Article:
I'll let others more knowledgable compare and contrast CCA and PCA of lead acid to lithium, but my experience is that lithium doesn't crank as well when temperatures are cold, but rather than go from cranking slowly to dead battery they do the opposite - as you crank the battery warms and things get better not worse. Again, just experience and not theory, but lithium batteries can be had with an ample CCA/PCA that are quite small, the sacrifice being AH. But I wouldn't think we need AH so much in a Caterham because of the lack of accessories.

    The big differentiators between lead acid and lithium are price, weight and how long they hold a charge without load. And if you are willing to sacrifice AH you can also have a smaller form factor.
    Greg

  8. #18
    Join Date
    Jan 2006
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    Seattle-ish
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    Default

    Greg, one tip with cold starts on a Lithium battery: turn on the headlights for about 10 seconds before attempting the start. This puts some heat in the battery prior to engaging the starter motor and was recommended by the manufacturer of my battery. It seems to work well in mid 30F weather.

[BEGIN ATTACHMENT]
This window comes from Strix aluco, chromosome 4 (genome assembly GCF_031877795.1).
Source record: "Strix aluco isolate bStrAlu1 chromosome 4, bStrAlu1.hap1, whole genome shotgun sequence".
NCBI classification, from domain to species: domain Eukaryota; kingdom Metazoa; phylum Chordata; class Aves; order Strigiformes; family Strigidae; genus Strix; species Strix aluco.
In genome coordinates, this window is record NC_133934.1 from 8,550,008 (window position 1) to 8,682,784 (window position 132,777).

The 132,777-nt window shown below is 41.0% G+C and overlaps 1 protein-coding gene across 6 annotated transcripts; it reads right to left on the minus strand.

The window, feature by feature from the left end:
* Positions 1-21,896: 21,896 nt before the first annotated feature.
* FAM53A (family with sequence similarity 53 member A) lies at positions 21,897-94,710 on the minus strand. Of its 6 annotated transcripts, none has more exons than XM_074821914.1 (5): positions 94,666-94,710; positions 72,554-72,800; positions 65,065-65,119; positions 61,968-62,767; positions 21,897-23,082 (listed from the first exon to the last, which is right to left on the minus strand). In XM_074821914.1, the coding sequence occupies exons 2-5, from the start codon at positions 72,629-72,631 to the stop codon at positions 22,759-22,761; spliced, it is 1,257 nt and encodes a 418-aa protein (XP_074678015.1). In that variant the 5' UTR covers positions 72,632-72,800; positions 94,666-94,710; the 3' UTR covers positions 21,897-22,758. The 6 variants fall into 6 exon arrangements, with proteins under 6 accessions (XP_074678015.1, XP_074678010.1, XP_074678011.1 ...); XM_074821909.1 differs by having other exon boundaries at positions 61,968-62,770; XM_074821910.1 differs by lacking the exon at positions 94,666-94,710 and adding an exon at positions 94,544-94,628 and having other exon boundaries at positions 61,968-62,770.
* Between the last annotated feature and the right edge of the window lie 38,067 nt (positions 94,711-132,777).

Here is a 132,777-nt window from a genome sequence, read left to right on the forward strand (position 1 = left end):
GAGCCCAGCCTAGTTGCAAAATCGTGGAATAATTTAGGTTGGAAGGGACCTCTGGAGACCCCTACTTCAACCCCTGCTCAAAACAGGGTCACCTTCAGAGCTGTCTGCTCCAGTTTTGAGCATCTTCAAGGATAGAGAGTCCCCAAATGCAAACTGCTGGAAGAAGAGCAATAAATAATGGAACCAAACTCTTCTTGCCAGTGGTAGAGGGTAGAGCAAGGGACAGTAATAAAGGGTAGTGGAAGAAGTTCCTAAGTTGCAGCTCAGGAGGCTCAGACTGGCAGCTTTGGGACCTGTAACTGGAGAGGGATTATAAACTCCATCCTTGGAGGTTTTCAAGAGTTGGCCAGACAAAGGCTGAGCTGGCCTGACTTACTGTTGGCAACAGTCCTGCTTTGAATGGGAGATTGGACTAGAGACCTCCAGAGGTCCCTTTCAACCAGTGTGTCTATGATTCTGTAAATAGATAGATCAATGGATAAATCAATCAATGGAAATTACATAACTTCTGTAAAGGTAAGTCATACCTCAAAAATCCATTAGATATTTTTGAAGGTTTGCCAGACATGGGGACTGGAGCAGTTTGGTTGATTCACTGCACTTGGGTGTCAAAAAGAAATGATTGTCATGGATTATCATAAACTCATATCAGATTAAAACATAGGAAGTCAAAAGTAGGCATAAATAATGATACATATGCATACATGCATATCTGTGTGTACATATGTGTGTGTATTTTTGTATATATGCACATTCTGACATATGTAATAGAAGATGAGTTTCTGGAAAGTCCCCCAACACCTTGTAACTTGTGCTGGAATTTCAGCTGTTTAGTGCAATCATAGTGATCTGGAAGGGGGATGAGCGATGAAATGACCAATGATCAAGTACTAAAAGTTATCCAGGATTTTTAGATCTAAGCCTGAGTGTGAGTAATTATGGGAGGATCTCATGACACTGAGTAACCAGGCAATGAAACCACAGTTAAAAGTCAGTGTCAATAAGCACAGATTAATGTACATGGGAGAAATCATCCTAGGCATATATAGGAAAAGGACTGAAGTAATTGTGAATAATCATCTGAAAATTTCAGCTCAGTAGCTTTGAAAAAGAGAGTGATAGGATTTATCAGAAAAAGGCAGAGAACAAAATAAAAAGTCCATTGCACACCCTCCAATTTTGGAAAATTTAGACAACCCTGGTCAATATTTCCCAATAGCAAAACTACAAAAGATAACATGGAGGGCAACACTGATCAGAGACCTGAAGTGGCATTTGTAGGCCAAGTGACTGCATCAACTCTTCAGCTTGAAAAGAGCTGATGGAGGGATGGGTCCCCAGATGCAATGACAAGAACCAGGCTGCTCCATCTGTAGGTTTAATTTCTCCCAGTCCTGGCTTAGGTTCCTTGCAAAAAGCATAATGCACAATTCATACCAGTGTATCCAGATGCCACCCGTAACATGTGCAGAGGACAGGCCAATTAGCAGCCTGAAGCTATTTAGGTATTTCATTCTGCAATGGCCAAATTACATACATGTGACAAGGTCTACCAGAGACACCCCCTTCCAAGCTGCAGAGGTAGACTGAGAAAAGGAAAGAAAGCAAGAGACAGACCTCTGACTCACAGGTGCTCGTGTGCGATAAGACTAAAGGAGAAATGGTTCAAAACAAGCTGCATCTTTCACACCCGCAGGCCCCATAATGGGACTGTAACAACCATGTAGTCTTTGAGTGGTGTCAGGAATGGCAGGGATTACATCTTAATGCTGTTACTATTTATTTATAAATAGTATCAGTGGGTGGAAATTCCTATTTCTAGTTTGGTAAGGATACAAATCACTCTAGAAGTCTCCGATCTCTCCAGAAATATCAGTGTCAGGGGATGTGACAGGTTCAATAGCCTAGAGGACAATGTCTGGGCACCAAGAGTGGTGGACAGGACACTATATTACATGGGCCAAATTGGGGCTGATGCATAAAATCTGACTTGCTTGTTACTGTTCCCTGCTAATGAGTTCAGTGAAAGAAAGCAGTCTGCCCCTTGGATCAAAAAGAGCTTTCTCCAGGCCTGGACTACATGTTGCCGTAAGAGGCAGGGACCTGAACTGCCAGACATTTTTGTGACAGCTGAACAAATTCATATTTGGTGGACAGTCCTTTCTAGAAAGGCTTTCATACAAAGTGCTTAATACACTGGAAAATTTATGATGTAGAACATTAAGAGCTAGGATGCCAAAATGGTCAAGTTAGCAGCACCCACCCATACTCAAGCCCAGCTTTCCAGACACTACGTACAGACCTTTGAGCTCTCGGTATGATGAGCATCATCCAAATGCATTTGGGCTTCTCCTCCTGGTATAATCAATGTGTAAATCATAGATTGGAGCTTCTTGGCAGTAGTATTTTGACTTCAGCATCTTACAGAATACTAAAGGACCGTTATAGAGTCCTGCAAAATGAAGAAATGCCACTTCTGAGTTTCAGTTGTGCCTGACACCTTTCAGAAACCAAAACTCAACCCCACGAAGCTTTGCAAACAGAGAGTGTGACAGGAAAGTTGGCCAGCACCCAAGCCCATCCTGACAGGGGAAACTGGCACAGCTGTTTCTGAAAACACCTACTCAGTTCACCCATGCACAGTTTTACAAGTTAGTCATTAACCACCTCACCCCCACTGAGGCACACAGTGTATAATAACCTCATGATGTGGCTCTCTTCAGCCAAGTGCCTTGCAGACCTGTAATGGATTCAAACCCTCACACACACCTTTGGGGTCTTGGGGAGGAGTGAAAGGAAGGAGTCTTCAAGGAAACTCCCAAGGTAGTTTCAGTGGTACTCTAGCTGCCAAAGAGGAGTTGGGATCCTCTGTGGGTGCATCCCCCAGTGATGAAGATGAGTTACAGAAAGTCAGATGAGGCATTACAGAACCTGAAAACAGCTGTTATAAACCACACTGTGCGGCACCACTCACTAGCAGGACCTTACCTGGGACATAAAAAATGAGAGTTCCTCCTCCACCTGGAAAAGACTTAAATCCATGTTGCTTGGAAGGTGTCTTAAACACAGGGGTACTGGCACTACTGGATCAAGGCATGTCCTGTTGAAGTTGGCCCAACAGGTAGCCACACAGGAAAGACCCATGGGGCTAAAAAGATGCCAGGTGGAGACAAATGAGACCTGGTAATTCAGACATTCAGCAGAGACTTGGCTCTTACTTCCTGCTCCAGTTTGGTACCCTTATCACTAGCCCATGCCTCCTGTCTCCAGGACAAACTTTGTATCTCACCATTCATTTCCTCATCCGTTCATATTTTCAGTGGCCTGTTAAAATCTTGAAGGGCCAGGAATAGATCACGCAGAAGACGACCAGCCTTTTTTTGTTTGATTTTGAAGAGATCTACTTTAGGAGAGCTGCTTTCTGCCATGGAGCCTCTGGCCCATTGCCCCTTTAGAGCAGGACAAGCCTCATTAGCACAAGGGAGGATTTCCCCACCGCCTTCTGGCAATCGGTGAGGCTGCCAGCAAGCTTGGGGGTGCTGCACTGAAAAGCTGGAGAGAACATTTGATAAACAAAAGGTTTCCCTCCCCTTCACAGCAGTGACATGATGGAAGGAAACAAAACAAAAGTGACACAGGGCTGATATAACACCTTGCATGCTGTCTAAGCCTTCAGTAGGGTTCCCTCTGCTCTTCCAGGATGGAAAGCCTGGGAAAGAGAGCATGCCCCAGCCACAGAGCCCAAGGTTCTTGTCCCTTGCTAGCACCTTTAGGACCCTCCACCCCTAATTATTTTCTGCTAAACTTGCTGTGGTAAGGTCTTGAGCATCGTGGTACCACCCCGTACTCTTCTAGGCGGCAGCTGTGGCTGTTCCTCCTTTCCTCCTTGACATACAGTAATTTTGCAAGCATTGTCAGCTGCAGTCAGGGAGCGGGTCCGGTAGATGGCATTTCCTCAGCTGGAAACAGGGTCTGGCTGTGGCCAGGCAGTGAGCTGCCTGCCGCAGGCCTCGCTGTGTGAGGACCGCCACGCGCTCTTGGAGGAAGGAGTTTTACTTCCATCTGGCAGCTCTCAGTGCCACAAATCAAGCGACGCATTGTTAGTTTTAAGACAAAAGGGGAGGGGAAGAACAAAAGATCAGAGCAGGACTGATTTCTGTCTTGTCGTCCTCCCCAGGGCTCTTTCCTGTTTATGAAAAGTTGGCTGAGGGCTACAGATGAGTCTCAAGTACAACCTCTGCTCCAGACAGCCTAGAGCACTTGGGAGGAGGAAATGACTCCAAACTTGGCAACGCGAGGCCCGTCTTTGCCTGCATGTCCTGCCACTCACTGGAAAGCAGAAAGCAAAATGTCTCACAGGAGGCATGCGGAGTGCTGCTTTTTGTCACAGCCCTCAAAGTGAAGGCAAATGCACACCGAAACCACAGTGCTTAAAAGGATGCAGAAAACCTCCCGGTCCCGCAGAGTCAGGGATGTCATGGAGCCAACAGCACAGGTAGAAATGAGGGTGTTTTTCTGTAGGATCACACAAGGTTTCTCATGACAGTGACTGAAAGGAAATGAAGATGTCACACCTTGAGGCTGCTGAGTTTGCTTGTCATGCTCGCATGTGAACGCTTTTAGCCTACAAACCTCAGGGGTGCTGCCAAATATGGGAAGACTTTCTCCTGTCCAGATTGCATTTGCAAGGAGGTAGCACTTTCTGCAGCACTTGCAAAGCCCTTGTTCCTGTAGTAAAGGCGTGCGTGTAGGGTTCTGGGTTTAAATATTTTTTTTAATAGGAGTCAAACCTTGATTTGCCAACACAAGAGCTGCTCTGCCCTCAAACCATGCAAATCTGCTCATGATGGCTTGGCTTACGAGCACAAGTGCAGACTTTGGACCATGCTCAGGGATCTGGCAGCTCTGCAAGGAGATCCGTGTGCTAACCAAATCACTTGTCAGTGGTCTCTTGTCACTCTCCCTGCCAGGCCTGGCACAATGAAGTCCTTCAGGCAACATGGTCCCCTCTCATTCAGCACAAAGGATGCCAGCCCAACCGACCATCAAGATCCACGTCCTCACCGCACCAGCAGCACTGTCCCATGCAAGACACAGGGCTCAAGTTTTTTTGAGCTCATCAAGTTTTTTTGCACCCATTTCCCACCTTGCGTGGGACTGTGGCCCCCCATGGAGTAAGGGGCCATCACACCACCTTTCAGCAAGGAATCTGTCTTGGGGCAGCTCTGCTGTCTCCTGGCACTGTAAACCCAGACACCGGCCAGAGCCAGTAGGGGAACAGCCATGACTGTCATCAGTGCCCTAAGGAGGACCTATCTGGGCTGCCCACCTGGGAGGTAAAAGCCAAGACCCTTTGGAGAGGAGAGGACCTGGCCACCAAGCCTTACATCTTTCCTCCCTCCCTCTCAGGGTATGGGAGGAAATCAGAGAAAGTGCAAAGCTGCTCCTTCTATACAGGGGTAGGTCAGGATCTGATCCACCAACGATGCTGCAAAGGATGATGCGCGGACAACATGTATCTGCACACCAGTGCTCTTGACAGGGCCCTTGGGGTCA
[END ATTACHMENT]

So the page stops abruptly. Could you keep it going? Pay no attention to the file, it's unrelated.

When I researched Lithium batteries several years ago, it became apparent that you can't easily compare specs with SLA or AGM batteries. First, the discharge properties are very different. A SLA can be discharged about 30% before voltage starts to fall off, the AGM about 50%, and the Lithium about 80% (some claim up to 95%). This means that although a Lithium battery may have a lower AH rate than an AGM, the actual usable capacity could be higher. e.g. AGM rated 15 AH may have 7.5 AH available (15 x 0.5) whereas a Lithium rated at 10 AH may have 8 AH available. Second, the CCA test was developed for lead acid batteries and can't be safely completed by a Lithium. This page has a good explanation, but the short version is Lithium batteries can't discharging that fast without going bang. I've read that because of this, CCA ratings for Lithium batteries are either extrapolations or pure fabrication. PCA may be a different story since that is a 5 second test.


    -John
    '95 Westfield SEiW w/2.0L Duratec
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    Throttle Steer

  9. #19
    Join Date
    Feb 2010
    Posts
    57

    Default

    Thanks John. It's confusing because some lithium battery manufacturers have taken it upon themselves to list a "lead equivalent" Ah rating on their batteries. So it makes it hard to compare with, say, an AGM, which has a better discharge profile than SLA. Often they will list the actual capacity in terms of W/Hr, which you can then translate into the actual A/Hr.